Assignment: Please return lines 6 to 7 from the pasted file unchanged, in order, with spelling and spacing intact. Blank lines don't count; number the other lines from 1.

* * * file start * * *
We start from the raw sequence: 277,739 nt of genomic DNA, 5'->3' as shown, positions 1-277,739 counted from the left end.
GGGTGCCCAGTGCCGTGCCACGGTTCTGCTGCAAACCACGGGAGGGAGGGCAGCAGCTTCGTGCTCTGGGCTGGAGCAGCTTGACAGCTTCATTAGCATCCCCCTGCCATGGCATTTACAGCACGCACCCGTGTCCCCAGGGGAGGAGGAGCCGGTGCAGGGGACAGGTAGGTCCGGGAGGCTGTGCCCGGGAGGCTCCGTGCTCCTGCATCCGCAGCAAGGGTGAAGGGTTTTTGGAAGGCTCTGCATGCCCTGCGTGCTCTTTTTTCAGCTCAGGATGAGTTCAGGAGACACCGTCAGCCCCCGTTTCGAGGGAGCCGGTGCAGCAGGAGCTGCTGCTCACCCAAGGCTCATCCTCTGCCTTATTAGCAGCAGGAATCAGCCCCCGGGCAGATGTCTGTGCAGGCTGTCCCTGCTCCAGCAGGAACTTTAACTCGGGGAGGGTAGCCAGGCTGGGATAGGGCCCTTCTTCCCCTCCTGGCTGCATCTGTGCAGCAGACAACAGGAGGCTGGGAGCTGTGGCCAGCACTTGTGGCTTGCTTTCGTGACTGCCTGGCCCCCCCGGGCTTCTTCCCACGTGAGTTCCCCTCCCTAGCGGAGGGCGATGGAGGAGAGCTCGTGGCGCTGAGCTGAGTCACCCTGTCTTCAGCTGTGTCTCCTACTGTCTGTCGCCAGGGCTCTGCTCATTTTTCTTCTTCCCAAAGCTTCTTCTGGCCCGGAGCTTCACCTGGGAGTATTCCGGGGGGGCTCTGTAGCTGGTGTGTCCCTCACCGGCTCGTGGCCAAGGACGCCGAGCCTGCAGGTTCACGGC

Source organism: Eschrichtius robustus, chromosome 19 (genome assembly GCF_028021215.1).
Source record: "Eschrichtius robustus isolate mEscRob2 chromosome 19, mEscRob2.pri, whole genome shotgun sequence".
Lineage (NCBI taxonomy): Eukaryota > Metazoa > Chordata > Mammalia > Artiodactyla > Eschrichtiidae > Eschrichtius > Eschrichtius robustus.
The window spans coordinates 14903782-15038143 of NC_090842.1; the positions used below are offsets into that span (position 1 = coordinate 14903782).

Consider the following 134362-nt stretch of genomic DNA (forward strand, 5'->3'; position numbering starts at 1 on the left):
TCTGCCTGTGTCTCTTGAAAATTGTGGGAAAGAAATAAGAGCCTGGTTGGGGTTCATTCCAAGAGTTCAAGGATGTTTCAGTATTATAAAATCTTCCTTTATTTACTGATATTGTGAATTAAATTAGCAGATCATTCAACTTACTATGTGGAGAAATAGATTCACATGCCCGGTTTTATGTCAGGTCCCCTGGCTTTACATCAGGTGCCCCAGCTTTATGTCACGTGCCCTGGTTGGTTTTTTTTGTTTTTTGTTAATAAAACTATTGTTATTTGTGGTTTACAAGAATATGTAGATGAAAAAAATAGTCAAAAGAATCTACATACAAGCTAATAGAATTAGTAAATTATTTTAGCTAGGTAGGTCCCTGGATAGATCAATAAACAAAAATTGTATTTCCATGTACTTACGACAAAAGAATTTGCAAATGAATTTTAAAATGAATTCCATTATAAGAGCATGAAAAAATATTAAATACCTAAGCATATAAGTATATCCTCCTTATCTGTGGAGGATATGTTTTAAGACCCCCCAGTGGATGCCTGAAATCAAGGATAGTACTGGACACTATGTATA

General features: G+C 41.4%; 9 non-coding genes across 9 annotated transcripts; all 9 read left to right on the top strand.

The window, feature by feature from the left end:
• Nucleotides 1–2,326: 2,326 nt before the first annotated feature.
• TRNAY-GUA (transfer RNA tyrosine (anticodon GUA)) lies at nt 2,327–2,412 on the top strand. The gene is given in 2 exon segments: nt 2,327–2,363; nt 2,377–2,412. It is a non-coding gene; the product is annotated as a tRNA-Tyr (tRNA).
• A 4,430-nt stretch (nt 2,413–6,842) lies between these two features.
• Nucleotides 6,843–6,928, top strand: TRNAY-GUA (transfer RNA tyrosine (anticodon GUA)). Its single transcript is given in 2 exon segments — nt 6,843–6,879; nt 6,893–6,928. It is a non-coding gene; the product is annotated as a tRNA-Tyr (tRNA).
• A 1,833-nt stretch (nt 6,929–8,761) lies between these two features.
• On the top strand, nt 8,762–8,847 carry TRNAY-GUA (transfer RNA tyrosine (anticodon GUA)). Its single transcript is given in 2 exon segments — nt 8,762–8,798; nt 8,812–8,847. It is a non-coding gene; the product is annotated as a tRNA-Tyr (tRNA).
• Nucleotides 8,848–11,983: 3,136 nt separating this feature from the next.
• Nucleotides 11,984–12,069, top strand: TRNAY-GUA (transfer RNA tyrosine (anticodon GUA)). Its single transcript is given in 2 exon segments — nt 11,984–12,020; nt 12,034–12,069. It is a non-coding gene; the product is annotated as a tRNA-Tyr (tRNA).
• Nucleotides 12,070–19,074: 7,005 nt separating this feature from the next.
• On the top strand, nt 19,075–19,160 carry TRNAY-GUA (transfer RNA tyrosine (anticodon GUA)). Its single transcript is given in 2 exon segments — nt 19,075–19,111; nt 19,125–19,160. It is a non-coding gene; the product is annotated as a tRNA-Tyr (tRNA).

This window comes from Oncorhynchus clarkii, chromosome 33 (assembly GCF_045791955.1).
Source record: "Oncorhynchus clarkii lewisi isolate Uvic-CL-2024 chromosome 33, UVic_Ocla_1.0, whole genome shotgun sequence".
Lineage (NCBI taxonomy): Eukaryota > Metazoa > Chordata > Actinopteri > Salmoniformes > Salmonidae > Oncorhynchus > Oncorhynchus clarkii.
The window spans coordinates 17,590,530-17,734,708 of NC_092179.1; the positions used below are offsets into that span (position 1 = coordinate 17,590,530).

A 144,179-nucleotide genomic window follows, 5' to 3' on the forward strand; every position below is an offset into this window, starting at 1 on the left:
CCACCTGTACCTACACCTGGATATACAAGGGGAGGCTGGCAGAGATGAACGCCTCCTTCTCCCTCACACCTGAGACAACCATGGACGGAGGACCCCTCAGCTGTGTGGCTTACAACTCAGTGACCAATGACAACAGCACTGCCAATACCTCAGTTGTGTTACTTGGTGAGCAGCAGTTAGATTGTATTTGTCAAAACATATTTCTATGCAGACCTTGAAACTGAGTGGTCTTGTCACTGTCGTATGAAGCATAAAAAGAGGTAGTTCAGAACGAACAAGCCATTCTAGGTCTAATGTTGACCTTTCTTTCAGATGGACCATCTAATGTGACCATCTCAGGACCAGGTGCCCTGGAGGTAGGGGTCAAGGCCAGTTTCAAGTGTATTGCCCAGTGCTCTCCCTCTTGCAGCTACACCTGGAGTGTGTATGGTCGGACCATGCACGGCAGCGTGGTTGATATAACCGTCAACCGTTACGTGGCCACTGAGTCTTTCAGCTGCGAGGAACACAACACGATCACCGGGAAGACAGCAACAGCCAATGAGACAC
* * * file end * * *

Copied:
The window spans coordinates 14903782-15038143 of NC_090842.1; the positions used below are offsets into that span (position 1 = coordinate 14903782).

Consider the following 134362-nt stretch of genomic DNA (forward strand, 5'->3'; position numbering starts at 1 on the left):